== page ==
No. 48 in Top 50 Bee Gees’ Songs 1966-72
By Barry & Maurice Gibb
Lead Vocal: Barry
Album: Cucumber Castle 1970
Embed from Getty Images
“The whole world joins in”
I can’t help having reservations about the Bee Gees‘ shift towards out-and-out romanticism and high powered emotional melodrama at the start of the ’70s. And listening to I Lay Down and Die is rather like drowning in a sea of tears (which is just the sort of phrase you might expect to pop up in a Cucumber Castle lyric). The emotion is such an all-enveloping world of its own that it allows no insight, no irony, no way out. It just keeps on indulging itself until there’s no more emotion to wring out. But still it goes on, determined to plunder the depths of despair. A man tears out his heart and falls to his knees to the pounding of huge, cavernous pianos, thunderous drums and Spectorish strings.
All too beautiful?
If my slightly flippant tone annoys you, I apologise. It’s just how I feel about ‘I Lay Down and Die’. It’s all just a bit too beautiful, like wondering around in a Hollywood mansion. Yet it’s undeniably glorious too in its own way. If you can feel this jewel encrusted Grand Canyon as your own, it might just convince you.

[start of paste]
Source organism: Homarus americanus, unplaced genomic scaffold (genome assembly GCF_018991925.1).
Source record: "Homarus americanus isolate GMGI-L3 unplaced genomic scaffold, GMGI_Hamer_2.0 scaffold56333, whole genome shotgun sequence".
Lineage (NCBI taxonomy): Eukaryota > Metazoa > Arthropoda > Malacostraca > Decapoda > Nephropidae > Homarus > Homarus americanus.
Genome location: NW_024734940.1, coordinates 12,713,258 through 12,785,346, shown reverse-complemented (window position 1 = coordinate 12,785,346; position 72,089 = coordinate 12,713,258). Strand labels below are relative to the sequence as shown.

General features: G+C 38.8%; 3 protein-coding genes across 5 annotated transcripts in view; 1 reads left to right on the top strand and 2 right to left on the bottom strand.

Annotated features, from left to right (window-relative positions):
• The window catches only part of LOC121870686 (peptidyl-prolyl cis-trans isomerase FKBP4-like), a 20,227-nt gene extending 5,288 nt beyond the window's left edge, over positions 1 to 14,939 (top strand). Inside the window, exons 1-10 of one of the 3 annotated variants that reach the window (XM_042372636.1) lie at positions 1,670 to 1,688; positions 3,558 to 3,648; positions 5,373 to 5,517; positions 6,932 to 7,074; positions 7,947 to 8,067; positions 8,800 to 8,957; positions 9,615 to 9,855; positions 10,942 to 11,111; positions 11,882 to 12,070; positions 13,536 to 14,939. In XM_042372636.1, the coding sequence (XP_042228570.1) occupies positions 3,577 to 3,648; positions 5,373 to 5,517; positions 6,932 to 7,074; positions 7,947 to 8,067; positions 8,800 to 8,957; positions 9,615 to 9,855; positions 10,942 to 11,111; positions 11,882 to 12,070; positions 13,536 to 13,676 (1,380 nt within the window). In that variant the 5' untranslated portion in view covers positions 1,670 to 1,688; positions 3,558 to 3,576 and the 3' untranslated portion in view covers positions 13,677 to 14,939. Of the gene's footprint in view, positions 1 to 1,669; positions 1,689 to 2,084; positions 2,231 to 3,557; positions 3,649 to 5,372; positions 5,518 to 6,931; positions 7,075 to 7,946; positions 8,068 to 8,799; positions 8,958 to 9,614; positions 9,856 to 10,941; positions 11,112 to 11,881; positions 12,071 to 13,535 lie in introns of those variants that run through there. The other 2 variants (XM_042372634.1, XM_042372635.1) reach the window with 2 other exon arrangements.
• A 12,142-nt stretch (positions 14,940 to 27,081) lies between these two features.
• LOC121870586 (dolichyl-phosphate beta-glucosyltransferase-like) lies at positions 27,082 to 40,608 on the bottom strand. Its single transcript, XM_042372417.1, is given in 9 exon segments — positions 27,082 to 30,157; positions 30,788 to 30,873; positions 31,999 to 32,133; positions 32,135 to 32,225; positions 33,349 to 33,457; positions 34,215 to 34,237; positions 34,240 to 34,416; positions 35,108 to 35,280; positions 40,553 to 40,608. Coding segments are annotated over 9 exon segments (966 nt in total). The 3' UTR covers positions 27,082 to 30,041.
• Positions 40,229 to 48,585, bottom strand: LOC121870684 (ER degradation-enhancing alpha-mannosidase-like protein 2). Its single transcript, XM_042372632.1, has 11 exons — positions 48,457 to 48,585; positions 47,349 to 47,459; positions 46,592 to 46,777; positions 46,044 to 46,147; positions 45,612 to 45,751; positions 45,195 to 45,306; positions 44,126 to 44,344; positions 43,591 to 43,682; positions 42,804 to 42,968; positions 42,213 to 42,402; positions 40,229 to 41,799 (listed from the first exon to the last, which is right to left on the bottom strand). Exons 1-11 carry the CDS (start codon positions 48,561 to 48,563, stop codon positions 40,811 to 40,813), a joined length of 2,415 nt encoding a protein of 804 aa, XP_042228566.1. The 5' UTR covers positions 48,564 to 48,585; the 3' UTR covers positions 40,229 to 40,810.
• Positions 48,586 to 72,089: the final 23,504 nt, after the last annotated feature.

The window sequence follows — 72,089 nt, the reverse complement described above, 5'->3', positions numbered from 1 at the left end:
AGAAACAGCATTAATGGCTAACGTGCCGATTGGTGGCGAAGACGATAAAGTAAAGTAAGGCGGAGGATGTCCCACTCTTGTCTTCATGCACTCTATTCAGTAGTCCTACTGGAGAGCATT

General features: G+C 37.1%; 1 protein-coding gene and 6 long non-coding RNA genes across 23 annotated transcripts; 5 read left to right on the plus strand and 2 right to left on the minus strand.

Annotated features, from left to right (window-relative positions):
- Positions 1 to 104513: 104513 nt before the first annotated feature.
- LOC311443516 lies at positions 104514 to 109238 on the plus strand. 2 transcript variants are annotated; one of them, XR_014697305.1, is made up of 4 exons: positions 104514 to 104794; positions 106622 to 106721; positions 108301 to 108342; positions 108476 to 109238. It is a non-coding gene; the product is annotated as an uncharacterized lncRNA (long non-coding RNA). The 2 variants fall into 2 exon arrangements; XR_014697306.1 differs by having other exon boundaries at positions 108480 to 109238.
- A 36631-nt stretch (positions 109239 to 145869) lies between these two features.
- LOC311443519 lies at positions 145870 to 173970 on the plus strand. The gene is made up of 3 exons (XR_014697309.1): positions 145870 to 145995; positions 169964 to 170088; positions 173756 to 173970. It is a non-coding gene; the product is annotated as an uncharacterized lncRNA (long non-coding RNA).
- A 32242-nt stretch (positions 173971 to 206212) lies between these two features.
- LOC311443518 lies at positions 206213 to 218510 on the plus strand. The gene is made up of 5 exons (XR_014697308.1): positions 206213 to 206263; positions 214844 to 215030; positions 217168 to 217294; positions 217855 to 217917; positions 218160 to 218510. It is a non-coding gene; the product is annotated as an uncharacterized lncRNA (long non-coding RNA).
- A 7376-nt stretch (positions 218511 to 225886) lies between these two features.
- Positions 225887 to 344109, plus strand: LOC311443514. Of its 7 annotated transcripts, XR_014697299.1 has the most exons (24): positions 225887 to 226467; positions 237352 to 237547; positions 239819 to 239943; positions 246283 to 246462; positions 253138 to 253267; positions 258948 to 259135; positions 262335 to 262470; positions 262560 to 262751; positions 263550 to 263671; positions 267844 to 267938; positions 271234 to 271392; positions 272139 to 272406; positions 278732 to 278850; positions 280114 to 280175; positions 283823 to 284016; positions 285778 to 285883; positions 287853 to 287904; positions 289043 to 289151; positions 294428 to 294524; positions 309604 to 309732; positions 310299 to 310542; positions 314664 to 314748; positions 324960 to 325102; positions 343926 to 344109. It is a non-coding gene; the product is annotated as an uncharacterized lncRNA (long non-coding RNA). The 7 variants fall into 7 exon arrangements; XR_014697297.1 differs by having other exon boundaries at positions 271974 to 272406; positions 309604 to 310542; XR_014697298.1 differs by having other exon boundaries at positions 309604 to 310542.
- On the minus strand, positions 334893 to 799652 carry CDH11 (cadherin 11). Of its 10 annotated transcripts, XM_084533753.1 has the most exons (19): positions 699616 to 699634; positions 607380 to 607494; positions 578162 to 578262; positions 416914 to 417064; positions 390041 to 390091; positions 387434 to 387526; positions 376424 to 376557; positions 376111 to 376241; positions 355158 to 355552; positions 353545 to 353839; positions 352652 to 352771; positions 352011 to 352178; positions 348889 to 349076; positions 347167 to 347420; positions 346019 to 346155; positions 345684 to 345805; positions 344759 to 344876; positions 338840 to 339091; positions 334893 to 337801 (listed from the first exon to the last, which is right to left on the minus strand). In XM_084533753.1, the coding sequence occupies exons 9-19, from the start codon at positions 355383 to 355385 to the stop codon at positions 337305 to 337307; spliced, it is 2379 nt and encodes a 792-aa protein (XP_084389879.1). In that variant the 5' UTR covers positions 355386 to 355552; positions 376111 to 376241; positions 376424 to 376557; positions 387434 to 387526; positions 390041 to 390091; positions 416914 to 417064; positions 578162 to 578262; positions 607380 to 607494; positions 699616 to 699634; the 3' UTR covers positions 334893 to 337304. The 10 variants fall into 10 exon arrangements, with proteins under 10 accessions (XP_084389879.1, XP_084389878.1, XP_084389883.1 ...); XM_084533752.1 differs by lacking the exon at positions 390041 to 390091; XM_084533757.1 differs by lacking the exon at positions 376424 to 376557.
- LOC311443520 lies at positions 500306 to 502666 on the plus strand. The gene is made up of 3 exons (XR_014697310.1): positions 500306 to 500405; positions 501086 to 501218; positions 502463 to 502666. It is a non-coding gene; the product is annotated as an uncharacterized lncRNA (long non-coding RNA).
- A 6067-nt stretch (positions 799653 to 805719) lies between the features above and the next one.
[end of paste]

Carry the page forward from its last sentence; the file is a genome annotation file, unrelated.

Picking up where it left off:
The most awe inspiring part of the song (and I think ‘I Lay Down and Die ‘demands our awe) is the falling away before the returning piano stabs take us to even greater heights (or should that be depths?). The semi-pauses during this closing section are magnificent, almost there but not quite. Barry whips up the orchestra, brass blasts, drums roll and all and sundry (that’s the whole world) join in, including, buried in the reverb-soaked finale, some rather amazing other-worldly screechy vocals (P.P. Arnold?) And I love the way it all builds even as it fades.
So as pure production, I Lay Down and Die captures and perhaps even enraptures me but, for all its bombast, it can’t quite touch me.